Osinbajo Sets Up Commission To Investigate Alleged Human Rights Abuse By Nigeria Military

Acting President Yemi Osinbajo has appointed a 7-man Judicial Commission to investigate “alleged acts of violation” of human rights by the Nigerian military.

Osinbajo in a statement by his spokesman, Laolu Akande, on Friday mandated the commission headed by Justice Biobele Georgewill to review compliance of the Nigerian Armed Forces with human rights obligations and rules of engagement

The latest move may not be unconnected to reports by international human rights group accusing the country’s military of rights abuse in several operations.

Recall that the Amnesty International accused the army of slaughtering over 300 Shiite protesters in Kaduna in 2015, killing dozens of pro-Biafra protesters, and suspected Boko Haram members.

The military has always denied the claims, as it has always been given the free-will to set up its own panel of investigation, which always cleared it of any wrongdoing.

“Acting President Yemi Osinbajo, SAN, has appointed a 7-man Judicial Commission, headed by Justice Biobele A. Georgewill, of the Court of Appeal, to review compliance of the Nigerian Armed Forces with human rights obligations and rules of engagement, especially in local conflict and insurgency situations,” Akande said.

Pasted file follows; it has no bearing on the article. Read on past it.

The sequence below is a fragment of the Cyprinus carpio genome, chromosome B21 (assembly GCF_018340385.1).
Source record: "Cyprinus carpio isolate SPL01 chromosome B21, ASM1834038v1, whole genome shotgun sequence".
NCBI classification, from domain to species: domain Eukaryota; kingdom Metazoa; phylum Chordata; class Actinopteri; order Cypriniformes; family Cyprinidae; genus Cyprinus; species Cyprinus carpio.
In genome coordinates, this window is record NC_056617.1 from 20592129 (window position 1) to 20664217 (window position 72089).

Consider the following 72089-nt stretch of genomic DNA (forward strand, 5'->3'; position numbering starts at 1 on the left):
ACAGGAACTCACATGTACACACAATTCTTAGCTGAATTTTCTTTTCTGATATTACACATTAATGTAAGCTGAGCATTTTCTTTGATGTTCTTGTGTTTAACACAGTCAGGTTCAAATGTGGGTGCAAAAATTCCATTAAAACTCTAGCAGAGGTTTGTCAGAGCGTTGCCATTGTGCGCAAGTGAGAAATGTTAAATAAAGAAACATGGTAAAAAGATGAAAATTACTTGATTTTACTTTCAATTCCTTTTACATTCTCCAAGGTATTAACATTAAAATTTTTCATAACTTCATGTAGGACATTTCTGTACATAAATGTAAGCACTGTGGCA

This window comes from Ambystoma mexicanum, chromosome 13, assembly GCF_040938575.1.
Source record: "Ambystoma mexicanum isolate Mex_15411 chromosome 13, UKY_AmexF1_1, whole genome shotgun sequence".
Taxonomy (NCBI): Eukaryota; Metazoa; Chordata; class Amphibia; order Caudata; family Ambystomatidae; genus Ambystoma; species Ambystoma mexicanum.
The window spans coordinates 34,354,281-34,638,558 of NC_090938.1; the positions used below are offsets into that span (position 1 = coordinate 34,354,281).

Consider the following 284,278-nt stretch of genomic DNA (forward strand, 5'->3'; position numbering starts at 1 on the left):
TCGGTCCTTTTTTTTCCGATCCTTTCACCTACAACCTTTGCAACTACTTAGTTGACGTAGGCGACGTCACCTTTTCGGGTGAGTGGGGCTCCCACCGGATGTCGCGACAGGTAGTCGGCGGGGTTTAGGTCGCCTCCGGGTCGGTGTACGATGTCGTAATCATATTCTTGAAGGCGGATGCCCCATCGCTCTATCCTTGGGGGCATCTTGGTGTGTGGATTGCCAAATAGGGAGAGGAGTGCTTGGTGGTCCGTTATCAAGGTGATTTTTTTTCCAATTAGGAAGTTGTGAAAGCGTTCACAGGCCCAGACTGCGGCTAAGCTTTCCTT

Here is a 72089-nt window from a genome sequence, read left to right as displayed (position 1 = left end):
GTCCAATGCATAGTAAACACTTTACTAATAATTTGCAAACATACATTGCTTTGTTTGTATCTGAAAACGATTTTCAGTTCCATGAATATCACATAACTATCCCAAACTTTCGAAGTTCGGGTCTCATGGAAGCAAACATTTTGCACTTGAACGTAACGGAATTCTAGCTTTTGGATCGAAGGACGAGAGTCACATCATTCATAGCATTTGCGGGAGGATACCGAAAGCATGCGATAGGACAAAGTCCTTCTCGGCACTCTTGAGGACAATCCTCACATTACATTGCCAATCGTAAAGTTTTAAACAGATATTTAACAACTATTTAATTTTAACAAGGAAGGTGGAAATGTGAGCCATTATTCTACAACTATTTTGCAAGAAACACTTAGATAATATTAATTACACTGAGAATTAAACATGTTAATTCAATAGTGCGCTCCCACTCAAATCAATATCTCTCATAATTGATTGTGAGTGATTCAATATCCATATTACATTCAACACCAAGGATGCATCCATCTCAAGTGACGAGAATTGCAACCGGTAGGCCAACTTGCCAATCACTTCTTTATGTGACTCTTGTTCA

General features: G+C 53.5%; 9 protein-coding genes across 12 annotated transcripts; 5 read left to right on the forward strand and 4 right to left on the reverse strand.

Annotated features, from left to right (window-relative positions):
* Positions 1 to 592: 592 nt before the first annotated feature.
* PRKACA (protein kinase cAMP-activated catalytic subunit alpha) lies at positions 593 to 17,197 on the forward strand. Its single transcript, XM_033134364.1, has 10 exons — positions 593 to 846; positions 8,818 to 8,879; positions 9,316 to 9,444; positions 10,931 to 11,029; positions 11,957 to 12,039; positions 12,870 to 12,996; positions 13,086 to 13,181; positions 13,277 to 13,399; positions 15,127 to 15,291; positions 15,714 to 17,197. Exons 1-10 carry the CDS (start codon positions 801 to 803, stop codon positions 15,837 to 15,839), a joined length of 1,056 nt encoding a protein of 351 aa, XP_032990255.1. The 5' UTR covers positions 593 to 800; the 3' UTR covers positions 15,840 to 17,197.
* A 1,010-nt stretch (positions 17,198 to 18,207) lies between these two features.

“It is also empowered to investigate alleged acts of violation, (by Nigerian security agencies) of international humanitarian and human rights law under the Constitution of the Federal Republic of Nigeria, 1999 (as amended), Geneva Conventions Act, African Charter on Human and Peoples’ Rights (Ratification and Enforcement) Act and other relevant laws.

“The commission equally has a mandate to investigate factors that might be militating against a speedy resolution of local conflicts and insurgencies and also advise on means of preventing violations of international humanitarian and human rights law in conflict situations.”

He listed members of the judicial commission to include Patrick Akem, a major general, Wale Fapohunda, Hauwa Ibrahim, Jibrin Ibrahim, Ifeoma Nwakama, and a representative of the Office of the National Security Adviser.

“The Commission is expected to commence work immediately and submit its report within 90 days,” Mr. Akande added.

 

You might also like
Leave A Reply

Your email address will not be published.

This site uses Akismet to reduce spam. Learn how your comment data is processed.